Monthly Archives: August 2015

5 Favorite Free Fonts for Interior Book Design

31 August 2015

From book designer Joel Friedlander:

As I said a number of years ago, as publishers “we want our books to be as easy to read as possible while communicating the author’s intent. Style and fashion also play their part in many book designs, particularly in popular niches. The accumulated expectations of 500 years of book readers also come into play. Books are pretty conventional objects, after all.

“Some fonts really lend themselves to book design while others, which look good in a brochure or on a business card or billboard, make odd, unreadable books. Any idiosyncrasy in the type design will be magnified by the repetition of typesetting 75,000 or 100,000 words in thousands of lines on hundreds of pages.

“So the choice of your basic typeface looms large when you sit down to design your book.”

In that article I selected five typefaces that are favorites of mine, and that post has been one of the most popular here ever since.

Now, having spent the last couple of years designing with free fonts to create the book templates at, I’ve developed a whole new list. This time, all the fonts are free and licensed for you to use freely, too.

Link to the rest at The Book Designer and thanks to Deb for the tip.

Is Amazon Trying to be Your Mom’s Streaming Service?

31 August 2015

From Decider:

Since it recently acquired the rights to Degrassi: Next Class, Fuller House, and Smosh: The Movie, Netflix has been making it clear that it wants to be hip for both teens and tweens. Amazon, on the other hand, seems to be more interested in courting full grown adults.

During a recent interview for Amazon Prime’s upcoming drama Hand of God(which lands on the streaming service on Friday, September 4), actor Garret Dillahunt dropped some juicy information about Amazon’s target demographic. When we asked Dillahunt, who has worked on everything from HBO‘s Deadwood to Fox’s Raising Hope to Academy Award winner 12 Years A Slave, how working for a streaming service is different from traditional television, he said this:

But what I love about the format is, you know, we don’t have advertisers that we have to please. We’re selling Prime memberships. You know, I’ve had people pitch shows to Amazon and they said ‘That’s great. Can you age it up a bit?’ Because kids aren’t the ones buying Prime memberships. How often do you hear that in a meeting? You want to make a show about adults?!?! You don’t want vampires? It’s interesting.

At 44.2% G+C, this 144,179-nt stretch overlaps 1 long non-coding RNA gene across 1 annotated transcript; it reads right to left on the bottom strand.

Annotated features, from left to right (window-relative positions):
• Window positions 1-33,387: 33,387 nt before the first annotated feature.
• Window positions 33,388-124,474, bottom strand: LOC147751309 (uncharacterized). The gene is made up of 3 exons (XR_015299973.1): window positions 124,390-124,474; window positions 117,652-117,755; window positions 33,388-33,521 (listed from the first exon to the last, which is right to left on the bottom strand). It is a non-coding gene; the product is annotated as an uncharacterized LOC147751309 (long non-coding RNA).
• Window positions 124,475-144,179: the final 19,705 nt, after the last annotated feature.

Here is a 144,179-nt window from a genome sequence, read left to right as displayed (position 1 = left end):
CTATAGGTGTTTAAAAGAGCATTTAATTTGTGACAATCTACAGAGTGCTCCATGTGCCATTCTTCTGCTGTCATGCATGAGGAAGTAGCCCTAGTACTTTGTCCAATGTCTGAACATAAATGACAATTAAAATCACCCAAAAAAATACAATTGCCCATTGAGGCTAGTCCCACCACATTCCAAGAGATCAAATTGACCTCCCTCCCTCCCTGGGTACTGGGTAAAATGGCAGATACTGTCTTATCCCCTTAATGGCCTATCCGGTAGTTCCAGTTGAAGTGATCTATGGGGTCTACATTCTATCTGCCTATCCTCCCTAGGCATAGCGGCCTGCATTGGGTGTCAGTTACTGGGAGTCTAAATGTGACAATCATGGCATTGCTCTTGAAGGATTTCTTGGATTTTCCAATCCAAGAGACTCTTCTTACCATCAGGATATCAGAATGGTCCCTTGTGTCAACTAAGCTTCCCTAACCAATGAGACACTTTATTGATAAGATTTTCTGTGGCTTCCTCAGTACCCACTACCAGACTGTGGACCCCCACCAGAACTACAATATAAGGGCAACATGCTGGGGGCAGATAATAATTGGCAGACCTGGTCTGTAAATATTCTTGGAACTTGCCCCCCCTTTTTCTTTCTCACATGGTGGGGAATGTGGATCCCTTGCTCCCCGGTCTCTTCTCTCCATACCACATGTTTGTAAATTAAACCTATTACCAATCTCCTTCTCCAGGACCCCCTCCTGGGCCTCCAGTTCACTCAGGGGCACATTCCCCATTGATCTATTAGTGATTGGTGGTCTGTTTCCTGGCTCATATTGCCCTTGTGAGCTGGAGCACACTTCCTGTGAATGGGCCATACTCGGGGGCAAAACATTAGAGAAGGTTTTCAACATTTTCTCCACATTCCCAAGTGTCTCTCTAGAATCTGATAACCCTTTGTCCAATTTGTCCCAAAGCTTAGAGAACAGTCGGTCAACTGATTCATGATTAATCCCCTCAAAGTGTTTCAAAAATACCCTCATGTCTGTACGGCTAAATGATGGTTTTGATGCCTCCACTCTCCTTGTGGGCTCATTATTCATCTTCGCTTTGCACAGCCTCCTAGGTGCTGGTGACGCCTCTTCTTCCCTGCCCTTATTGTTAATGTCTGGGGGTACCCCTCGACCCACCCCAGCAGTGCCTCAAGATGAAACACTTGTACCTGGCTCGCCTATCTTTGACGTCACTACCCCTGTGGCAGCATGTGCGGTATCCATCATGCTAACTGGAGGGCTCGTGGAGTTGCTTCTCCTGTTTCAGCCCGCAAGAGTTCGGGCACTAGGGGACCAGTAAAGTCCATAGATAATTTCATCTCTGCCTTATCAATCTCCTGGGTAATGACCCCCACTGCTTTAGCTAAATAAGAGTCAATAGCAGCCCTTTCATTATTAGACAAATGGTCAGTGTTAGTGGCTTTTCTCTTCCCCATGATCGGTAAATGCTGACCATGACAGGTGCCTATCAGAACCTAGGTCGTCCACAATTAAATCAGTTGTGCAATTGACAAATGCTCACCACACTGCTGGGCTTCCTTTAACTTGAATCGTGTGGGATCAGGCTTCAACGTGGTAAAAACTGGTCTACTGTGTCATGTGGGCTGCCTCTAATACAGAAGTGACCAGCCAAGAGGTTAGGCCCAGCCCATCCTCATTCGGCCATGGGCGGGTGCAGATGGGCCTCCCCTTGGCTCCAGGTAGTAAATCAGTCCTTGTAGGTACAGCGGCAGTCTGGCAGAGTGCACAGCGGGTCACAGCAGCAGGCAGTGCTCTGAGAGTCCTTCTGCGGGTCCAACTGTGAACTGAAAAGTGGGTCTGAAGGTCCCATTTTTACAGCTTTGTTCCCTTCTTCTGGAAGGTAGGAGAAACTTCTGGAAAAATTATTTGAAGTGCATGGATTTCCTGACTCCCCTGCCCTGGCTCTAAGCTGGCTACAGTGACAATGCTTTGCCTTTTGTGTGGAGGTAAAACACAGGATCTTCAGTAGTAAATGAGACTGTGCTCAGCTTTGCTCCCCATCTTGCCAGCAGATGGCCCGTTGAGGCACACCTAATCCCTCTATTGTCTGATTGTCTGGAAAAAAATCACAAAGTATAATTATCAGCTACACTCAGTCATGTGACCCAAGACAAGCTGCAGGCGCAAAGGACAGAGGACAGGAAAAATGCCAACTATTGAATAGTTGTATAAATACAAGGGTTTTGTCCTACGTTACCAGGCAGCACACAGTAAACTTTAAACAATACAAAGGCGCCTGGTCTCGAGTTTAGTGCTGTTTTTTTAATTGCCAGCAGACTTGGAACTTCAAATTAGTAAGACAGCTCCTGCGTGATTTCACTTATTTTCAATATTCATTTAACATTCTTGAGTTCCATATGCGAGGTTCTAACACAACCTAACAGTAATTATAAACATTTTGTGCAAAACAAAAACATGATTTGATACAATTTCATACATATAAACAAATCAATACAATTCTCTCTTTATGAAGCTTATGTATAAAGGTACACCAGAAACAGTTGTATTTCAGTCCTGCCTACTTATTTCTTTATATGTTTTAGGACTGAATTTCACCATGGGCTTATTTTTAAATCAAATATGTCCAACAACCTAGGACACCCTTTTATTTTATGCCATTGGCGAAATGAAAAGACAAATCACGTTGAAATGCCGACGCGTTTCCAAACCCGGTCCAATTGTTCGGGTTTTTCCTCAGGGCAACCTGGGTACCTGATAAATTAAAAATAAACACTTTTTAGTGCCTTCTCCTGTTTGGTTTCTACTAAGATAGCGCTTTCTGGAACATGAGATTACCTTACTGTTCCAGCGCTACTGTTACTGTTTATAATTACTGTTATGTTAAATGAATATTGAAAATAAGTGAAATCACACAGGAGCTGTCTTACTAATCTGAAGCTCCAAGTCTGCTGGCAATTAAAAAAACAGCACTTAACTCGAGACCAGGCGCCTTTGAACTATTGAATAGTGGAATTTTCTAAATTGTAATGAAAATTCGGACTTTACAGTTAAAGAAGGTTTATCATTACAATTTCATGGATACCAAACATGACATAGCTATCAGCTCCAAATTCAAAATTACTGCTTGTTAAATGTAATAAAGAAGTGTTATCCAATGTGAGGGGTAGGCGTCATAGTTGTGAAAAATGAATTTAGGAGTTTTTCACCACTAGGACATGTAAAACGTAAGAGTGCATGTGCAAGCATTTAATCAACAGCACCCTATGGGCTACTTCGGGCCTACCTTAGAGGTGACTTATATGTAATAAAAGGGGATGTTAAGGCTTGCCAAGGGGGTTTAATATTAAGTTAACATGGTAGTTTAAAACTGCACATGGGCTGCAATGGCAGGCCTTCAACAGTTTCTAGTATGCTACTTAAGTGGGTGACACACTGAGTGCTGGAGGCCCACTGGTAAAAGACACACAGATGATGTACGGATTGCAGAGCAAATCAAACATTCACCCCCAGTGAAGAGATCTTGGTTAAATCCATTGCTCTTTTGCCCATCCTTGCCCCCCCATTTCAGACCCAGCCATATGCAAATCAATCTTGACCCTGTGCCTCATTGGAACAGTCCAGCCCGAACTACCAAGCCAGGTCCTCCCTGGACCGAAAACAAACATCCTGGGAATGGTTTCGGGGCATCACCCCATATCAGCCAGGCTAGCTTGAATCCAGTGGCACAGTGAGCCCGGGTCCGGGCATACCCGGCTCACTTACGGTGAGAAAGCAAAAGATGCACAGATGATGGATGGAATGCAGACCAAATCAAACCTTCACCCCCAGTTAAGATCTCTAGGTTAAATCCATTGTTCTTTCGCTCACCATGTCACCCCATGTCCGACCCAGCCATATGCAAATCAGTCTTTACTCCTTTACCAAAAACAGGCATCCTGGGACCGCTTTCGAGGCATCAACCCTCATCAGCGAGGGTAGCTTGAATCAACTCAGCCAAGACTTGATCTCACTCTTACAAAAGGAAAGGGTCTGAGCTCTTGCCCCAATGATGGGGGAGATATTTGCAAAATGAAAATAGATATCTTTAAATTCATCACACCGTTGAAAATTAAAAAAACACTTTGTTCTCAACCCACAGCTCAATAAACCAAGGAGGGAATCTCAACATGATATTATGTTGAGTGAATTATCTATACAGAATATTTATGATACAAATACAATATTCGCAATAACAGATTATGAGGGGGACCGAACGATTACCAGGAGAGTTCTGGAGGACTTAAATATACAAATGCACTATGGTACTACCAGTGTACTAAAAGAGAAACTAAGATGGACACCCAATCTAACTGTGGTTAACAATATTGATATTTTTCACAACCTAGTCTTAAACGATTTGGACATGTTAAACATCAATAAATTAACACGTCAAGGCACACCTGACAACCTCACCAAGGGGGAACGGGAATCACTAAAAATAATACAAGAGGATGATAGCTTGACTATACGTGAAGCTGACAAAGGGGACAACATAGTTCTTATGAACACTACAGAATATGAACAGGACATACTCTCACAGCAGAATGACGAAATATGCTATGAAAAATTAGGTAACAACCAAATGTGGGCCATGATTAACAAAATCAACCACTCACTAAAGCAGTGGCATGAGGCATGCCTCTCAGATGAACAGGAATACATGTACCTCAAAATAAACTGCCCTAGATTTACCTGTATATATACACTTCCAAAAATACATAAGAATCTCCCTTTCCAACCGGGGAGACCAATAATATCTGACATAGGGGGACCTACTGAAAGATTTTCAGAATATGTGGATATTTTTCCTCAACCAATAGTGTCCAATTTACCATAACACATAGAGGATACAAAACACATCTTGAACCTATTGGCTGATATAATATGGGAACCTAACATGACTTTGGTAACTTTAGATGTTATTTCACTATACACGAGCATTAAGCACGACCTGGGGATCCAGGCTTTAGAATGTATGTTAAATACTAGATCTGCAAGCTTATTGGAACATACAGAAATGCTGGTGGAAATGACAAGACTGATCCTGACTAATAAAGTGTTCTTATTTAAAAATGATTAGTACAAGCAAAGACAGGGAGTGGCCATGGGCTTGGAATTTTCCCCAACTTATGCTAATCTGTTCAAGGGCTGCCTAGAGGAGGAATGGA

When you look at Dillahunt’s assertions logically, there seems to be a ring of truth. Traditional television makes the lion’s share of its income from selling advertising (that and cable carriage fees). Since Amazon doesn’t have ads, it can give its show runners a bit more leeway when it comes to content. But Amazon still has to make money off of its shows. How does Amazon Studios make money? By enticing people to buy Amazon Prime memberships. And who can afford to pay $99 up front in one easy payment? Hint: not teenagers.

. . . .

Each platform is seeking to define itself in a way that will appeal to certain viewers. With its eye on prestigious shows like Transparent and Downton Abbey, and quality programming for young children, Amazon is asserting that it wants to be the go-to streaming platform for full-grown adults.

Link to the rest at Decider

There was a desert wind blowing that night

31 August 2015

There was a desert wind blowing that night. It was one of those hot dry Santa Anas that come down through the mountain passes and curl your hair and make your nerves jump and your skin itch. On nights like that every booze party ends in a fight. Meek little wives feel the edge of the carving knife and study their husbands’ necks. Anything can happen. You can even get a full glass of beer at a cocktail lounge.

Raymond Chandler

Mobile Readers Abound; the Ads, Not So Much

31 August 2015

From The Wall Street Journal:

Traditional and online publishers are struggling to cash in on their surging mobile traffic, raising questions about their future growth as consumers increasingly turn to smartphones and tablets for media.

News and information outlets ranging from the New York Times and The Wall Street Journal to Business Insider and all can point to rapid growth in mobile usage. Time spent on publishers’ mobile offerings jumped 40% in the 12 months through July and now accounts for 55% of total time spent on their properties, up from 42% two years ago, according to estimates by measurement specialist comScore.

The problem is that for many publishers mobile revenue isn’t keeping pace—by a long shot—creating what industry executives are calling a “mobile gap.”